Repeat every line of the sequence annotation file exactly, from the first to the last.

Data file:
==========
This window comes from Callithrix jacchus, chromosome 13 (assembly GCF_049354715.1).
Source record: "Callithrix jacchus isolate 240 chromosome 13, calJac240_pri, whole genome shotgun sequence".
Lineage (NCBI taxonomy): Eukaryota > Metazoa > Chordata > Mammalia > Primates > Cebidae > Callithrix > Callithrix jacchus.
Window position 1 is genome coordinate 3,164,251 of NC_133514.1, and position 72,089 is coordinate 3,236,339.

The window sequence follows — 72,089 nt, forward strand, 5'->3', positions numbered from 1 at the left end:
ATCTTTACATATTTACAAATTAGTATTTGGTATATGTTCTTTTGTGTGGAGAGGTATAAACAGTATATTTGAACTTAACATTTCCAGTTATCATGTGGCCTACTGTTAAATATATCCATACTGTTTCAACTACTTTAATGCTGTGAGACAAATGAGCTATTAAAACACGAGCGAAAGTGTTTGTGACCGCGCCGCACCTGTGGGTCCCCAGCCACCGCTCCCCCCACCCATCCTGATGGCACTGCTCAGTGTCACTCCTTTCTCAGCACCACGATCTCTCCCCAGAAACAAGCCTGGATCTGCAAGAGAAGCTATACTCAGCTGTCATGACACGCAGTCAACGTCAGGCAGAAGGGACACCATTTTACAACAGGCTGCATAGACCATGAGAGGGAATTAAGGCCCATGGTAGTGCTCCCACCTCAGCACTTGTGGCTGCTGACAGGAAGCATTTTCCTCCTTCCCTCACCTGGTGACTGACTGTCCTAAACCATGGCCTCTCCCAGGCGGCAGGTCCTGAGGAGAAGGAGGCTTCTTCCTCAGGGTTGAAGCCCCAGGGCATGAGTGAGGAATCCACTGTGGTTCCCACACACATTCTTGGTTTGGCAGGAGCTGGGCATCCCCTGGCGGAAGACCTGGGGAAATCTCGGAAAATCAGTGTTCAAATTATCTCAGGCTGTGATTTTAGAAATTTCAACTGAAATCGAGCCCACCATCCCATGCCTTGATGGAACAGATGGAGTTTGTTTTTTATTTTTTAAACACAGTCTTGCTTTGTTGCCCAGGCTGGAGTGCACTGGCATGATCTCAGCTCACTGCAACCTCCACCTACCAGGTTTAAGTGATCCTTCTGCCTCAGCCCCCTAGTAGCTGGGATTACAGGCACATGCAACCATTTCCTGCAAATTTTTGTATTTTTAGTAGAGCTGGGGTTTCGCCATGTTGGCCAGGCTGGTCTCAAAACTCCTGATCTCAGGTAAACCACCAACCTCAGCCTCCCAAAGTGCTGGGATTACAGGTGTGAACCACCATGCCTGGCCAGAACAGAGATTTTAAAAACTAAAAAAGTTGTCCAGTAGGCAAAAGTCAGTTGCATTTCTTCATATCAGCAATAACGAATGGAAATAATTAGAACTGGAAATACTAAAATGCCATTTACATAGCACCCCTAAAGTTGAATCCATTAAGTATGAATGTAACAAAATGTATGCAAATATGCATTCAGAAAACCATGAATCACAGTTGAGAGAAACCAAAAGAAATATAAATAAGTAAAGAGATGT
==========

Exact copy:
This window comes from Callithrix jacchus, chromosome 13 (assembly GCF_049354715.1).
Source record: "Callithrix jacchus isolate 240 chromosome 13, calJac240_pri, whole genome shotgun sequence".
Lineage (NCBI taxonomy): Eukaryota > Metazoa > Chordata > Mammalia > Primates > Cebidae > Callithrix > Callithrix jacchus.
Window position 1 is genome coordinate 3,164,251 of NC_133514.1, and position 72,089 is coordinate 3,236,339.

The window sequence follows — 72,089 nt, forward strand, 5'->3', positions numbered from 1 at the left end:
ATCTTTACATATTTACAAATTAGTATTTGGTATATGTTCTTTTGTGTGGAGAGGTATAAACAGTATATTTGAACTTAACATTTCCAGTTATCATGTGGCCTACTGTTAAATATATCCATACTGTTTCAACTACTTTAATGCTGTGAGACAAATGAGCTATTAAAACACGAGCGAAAGTGTTTGTGACCGCGCCGCACCTGTGGGTCCCCAGCCACCGCTCCCCCCACCCATCCTGATGGCACTGCTCAGTGTCACTCCTTTCTCAGCACCACGATCTCTCCCCAGAAACAAGCCTGGATCTGCAAGAGAAGCTATACTCAGCTGTCATGACACGCAGTCAACGTCAGGCAGAAGGGACACCATTTTACAACAGGCTGCATAGACCATGAGAGGGAATTAAGGCCCATGGTAGTGCTCCCACCTCAGCACTTGTGGCTGCTGACAGGAAGCATTTTCCTCCTTCCCTCACCTGGTGACTGACTGTCCTAAACCATGGCCTCTCCCAGGCGGCAGGTCCTGAGGAGAAGGAGGCTTCTTCCTCAGGGTTGAAGCCCCAGGGCATGAGTGAGGAATCCACTGTGGTTCCCACACACATTCTTGGTTTGGCAGGAGCTGGGCATCCCCTGGCGGAAGACCTGGGGAAATCTCGGAAAATCAGTGTTCAAATTATCTCAGGCTGTGATTTTAGAAATTTCAACTGAAATCGAGCCCACCATCCCATGCCTTGATGGAACAGATGGAGTTTGTTTTTTATTTTTTAAACACAGTCTTGCTTTGTTGCCCAGGCTGGAGTGCACTGGCATGATCTCAGCTCACTGCAACCTCCACCTACCAGGTTTAAGTGATCCTTCTGCCTCAGCCCCCTAGTAGCTGGGATTACAGGCACATGCAACCATTTCCTGCAAATTTTTGTATTTTTAGTAGAGCTGGGGTTTCGCCATGTTGGCCAGGCTGGTCTCAAAACTCCTGATCTCAGGTAAACCACCAACCTCAGCCTCCCAAAGTGCTGGGATTACAGGTGTGAACCACCATGCCTGGCCAGAACAGAGATTTTAAAAACTAAAAAAGTTGTCCAGTAGGCAAAAGTCAGTTGCATTTCTTCATATCAGCAATAACGAATGGAAATAATTAGAACTGGAAATACTAAAATGCCATTTACATAGCACCCCTAAAGTTGAATCCATTAAGTATGAATGTAACAAAATGTATGCAAATATGCATTCAGAAAACCATGAATCACAGTTGAGAGAAACCAAAAGAAATATAAATAAGTAAAGAGATGT